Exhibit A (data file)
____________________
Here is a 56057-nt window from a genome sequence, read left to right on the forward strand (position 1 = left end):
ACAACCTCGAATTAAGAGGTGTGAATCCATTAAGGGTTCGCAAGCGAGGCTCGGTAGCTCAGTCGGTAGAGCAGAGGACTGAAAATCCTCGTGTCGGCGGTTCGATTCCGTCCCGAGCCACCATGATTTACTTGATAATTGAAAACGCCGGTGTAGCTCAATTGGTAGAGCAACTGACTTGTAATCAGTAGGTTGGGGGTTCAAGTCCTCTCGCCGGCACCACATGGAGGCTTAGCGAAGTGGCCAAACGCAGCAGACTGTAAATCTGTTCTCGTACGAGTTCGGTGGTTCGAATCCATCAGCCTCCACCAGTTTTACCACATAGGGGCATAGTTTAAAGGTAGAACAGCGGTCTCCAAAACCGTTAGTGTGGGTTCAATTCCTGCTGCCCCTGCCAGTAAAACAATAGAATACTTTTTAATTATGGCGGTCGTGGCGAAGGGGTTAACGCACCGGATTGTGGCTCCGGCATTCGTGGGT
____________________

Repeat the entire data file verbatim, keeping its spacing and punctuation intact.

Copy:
Here is a 56057-nt window from a genome sequence, read left to right on the forward strand (position 1 = left end):
ACAACCTCGAATTAAGAGGTGTGAATCCATTAAGGGTTCGCAAGCGAGGCTCGGTAGCTCAGTCGGTAGAGCAGAGGACTGAAAATCCTCGTGTCGGCGGTTCGATTCCGTCCCGAGCCACCATGATTTACTTGATAATTGAAAACGCCGGTGTAGCTCAATTGGTAGAGCAACTGACTTGTAATCAGTAGGTTGGGGGTTCAAGTCCTCTCGCCGGCACCACATGGAGGCTTAGCGAAGTGGCCAAACGCAGCAGACTGTAAATCTGTTCTCGTACGAGTTCGGTGGTTCGAATCCATCAGCCTCCACCAGTTTTACCACATAGGGGCATAGTTTAAAGGTAGAACAGCGGTCTCCAAAACCGTTAGTGTGGGTTCAATTCCTGCTGCCCCTGCCAGTAAAACAATAGAATACTTTTTAATTATGGCGGTCGTGGCGAAGGGGTTAACGCACCGGATTGTGGCTCCGGCATTCGTGGGT